If you're heading to the grocery store this week, there's a chance what you're looking for might not be in stock.
Although the stockpiling we saw at the beginning of the pandemic is slowing down, some shelves are still not filling up.
It's an issue stores across the country are facing, including here in Acadiana. At first, shoppers struggled to find toilet paper, paper towels and other items. Now, it's canned goods like ready-to-eat meals, soda and canned alcohol in limited supply.
"We usually have a pretty good substitute for that item. We definitely advise the customers to not hoard any particular items and kind of spread the wealth," said Seth Robin, Manager at Benny's Supermarket in Opelousas.
Robin says manufacturers like Campbell's Soup, Rotel and McCormick & Company (spices) are limiting varieties and only producing their most popular products. In addition, manufacturers are struggling to get cans.
"Manufacturers are having a really hard time being able to keep up with the demand for it," Robin said. "The retailers like us are having trouble getting it because they're having problems getting it. Our suppliers are kind of in a hard situation right now where they can't get the product because the manufacturer can't get it. Our suppliers are doing the best they can."
Louisiana Commissioner of Agriculture and Forestry Mike Strain says supply has been interrupted because of a drastic shift in the number of people cooking and eating at home.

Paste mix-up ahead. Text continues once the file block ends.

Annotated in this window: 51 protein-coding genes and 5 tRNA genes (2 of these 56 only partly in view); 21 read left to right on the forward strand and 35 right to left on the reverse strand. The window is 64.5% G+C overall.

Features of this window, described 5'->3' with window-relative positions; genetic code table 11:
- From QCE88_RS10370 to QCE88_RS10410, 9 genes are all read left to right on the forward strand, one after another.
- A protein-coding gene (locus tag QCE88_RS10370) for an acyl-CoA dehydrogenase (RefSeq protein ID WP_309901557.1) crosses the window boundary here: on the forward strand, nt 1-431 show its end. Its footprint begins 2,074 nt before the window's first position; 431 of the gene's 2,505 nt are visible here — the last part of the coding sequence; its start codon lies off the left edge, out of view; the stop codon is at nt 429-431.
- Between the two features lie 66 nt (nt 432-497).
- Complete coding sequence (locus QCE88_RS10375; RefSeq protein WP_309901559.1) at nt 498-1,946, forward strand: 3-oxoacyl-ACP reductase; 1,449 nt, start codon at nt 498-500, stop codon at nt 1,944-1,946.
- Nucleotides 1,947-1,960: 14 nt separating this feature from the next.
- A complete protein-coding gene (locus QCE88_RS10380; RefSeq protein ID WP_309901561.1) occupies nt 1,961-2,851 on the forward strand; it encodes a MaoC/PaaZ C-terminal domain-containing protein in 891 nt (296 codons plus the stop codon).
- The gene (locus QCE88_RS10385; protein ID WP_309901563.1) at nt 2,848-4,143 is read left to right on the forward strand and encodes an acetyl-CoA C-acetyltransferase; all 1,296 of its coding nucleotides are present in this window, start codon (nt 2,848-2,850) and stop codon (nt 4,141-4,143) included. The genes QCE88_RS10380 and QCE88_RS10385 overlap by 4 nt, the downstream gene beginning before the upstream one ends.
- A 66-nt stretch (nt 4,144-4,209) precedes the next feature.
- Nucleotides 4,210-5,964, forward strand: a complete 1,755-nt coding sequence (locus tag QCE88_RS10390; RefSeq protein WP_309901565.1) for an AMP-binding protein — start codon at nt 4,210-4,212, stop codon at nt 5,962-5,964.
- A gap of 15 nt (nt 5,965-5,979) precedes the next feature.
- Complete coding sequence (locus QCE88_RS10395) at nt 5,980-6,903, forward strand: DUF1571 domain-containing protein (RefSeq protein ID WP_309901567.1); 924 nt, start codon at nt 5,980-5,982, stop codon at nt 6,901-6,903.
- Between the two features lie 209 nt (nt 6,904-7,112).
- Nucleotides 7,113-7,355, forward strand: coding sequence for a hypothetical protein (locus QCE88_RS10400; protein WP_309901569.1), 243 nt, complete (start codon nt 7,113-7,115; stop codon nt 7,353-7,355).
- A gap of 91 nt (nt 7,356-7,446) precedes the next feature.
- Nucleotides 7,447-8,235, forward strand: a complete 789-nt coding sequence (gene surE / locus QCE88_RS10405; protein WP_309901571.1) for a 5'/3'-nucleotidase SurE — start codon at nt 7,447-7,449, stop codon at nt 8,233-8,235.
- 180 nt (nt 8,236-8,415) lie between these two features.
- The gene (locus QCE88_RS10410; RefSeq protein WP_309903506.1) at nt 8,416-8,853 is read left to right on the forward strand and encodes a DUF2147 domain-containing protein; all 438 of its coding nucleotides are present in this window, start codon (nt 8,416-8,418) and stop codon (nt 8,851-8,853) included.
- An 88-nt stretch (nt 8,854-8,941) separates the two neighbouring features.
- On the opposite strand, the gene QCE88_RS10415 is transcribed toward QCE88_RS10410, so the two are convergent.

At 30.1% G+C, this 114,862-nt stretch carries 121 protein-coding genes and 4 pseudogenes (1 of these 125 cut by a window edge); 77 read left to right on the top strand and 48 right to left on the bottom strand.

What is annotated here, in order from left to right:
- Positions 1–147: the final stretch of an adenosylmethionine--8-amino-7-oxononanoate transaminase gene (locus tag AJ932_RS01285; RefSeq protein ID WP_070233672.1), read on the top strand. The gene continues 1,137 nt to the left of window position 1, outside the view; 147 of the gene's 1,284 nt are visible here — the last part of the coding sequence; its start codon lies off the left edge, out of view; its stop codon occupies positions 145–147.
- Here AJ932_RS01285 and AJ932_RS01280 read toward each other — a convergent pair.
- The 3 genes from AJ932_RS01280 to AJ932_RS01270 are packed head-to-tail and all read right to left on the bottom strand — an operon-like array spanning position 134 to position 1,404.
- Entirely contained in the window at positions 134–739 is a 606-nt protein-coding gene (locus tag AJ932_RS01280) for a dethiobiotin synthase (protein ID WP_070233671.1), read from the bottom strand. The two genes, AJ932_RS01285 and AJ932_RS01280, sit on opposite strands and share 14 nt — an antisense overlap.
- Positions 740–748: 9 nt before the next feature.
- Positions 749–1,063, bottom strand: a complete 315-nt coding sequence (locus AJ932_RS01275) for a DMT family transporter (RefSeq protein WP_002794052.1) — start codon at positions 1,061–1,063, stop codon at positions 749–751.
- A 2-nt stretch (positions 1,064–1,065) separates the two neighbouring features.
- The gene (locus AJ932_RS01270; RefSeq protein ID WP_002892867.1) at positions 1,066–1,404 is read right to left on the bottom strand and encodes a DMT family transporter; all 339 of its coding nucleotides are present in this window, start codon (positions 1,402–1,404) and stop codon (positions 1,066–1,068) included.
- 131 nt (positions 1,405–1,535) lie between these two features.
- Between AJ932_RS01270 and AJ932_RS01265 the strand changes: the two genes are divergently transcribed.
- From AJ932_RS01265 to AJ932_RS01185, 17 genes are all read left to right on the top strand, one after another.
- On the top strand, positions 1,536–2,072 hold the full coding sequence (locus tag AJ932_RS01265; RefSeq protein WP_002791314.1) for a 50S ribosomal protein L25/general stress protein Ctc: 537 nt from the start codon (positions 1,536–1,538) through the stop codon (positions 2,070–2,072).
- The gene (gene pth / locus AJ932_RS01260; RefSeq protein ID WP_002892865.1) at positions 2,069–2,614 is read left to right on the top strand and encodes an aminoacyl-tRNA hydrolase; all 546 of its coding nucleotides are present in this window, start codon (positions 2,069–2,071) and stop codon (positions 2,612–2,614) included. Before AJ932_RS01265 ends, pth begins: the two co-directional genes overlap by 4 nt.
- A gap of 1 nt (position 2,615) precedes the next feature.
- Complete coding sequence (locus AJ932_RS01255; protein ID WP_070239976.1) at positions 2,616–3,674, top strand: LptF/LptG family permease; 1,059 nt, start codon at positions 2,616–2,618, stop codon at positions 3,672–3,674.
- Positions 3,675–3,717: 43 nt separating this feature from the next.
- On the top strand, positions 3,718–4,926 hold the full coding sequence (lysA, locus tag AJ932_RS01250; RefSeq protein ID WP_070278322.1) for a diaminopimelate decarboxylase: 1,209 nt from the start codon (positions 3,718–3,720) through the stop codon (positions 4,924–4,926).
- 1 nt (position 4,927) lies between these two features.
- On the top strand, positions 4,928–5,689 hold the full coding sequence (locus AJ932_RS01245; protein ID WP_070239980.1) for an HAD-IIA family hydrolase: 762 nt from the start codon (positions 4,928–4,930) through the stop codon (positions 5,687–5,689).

"In the last six to eight weeks, the number of people eating at home has grown again," Strain said. "It was around 50% and now it's over 61%. Most common items they're grabbing are the ready to eat, the products in the cans."
Strain says though you might not get what you want at the store, there's no need to worry about running out of food.
"You want to be using last year's crop as this year's crop is coming in," Strain said. "We're about 40% through harvesting our rice. We've got the rest of the rice harvest to go and then we've got corn, beans and cotton. There will be plenty of food."
Strain expects prices at the store to incrementally increase because of supply and demand.
Meanwhile, at Benny's, they say shoppers understand the current situation.
"They know there's a lot going on right now and we're all in this together," Robin said.
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